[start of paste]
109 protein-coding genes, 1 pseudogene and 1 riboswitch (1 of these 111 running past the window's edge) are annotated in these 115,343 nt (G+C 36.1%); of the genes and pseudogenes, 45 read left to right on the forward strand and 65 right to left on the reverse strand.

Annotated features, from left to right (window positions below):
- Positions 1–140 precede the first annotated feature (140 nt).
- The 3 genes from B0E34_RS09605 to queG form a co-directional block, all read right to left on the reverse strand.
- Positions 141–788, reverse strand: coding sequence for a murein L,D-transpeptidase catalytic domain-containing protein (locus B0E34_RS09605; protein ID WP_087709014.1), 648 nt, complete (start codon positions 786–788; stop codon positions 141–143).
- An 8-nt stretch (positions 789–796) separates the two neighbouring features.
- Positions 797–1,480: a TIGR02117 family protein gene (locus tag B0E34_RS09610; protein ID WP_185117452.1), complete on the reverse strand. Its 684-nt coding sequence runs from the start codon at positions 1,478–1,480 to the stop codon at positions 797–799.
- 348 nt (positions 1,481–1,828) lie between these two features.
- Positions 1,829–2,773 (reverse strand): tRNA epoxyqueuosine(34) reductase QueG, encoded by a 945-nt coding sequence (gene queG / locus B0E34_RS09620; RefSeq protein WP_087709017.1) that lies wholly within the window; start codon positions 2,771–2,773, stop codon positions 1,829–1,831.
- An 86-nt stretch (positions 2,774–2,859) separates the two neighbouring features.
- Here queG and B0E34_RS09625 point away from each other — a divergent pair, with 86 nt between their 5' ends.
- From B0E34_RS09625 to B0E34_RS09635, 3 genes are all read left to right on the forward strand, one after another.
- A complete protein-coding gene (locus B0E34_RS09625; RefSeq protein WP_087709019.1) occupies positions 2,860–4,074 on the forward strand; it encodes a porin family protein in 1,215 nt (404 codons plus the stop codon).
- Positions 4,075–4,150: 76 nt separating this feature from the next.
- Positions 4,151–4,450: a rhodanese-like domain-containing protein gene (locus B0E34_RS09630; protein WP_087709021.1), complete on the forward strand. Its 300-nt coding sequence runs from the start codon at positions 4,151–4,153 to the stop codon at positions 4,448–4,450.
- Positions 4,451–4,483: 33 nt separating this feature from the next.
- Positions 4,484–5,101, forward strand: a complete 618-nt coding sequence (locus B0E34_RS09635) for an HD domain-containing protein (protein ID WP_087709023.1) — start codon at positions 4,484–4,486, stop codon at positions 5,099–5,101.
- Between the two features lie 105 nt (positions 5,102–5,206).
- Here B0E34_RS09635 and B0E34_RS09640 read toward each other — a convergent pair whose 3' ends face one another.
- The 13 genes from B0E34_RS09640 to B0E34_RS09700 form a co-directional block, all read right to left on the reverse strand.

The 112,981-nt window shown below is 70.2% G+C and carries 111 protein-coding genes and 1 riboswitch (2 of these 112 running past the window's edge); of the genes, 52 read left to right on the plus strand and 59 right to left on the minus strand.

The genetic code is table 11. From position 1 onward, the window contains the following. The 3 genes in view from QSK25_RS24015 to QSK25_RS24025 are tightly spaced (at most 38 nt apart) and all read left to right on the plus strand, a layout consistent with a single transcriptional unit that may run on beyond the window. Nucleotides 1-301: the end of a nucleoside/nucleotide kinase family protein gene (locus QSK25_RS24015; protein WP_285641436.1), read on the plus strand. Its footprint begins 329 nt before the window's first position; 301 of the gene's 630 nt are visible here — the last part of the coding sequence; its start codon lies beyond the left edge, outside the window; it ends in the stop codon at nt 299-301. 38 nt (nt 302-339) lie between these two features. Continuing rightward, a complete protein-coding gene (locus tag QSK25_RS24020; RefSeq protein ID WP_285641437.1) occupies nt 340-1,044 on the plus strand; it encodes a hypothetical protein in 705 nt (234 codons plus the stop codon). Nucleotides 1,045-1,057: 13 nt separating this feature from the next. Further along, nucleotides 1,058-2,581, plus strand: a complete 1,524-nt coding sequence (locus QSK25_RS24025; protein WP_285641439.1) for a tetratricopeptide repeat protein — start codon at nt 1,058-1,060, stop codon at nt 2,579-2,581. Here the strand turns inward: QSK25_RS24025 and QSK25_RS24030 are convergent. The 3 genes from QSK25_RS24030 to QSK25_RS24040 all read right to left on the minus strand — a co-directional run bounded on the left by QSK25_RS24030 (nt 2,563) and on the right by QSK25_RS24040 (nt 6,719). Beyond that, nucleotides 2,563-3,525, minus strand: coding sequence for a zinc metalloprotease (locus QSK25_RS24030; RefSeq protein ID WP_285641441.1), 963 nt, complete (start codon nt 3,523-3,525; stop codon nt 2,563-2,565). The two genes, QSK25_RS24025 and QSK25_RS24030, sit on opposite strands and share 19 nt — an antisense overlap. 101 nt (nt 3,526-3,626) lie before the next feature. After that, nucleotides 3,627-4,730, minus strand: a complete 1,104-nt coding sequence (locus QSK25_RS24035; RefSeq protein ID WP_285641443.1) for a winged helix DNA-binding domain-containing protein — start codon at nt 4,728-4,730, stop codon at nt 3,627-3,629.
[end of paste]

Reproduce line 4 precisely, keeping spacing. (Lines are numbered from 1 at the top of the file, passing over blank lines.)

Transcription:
- The 3 genes from B0E34_RS09605 to queG form a co-directional block, all read right to left on the reverse strand.